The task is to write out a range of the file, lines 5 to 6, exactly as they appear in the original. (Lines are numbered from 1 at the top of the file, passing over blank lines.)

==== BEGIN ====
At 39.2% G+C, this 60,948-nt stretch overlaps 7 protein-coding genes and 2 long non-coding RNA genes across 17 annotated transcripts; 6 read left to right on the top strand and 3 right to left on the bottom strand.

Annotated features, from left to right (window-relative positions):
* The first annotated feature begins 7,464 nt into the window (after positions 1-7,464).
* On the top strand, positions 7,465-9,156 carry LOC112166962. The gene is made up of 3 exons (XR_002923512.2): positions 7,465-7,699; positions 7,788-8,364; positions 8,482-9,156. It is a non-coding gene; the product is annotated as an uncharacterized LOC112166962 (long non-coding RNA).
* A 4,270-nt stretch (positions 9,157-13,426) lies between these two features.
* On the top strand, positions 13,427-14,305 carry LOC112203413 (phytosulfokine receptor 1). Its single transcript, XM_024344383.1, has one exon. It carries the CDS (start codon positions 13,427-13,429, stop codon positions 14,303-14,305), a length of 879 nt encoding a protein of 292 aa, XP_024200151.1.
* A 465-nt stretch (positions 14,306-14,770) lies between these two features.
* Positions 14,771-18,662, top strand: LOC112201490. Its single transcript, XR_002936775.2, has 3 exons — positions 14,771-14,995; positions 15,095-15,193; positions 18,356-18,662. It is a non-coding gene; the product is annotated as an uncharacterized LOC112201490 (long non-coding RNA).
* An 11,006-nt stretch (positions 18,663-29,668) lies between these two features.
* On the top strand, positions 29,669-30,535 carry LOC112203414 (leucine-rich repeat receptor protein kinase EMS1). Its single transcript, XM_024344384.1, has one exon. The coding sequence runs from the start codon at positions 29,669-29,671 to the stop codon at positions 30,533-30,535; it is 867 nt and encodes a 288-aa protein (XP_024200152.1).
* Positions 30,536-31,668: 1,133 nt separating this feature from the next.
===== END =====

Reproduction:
* A 4,270-nt stretch (positions 9,157-13,426) lies between these two features.
* On the top strand, positions 13,427-14,305 carry LOC112203413 (phytosulfokine receptor 1). Its single transcript, XM_024344383.1, has one exon. It carries the CDS (start codon positions 13,427-13,429, stop codon positions 14,303-14,305), a length of 879 nt encoding a protein of 292 aa, XP_024200151.1.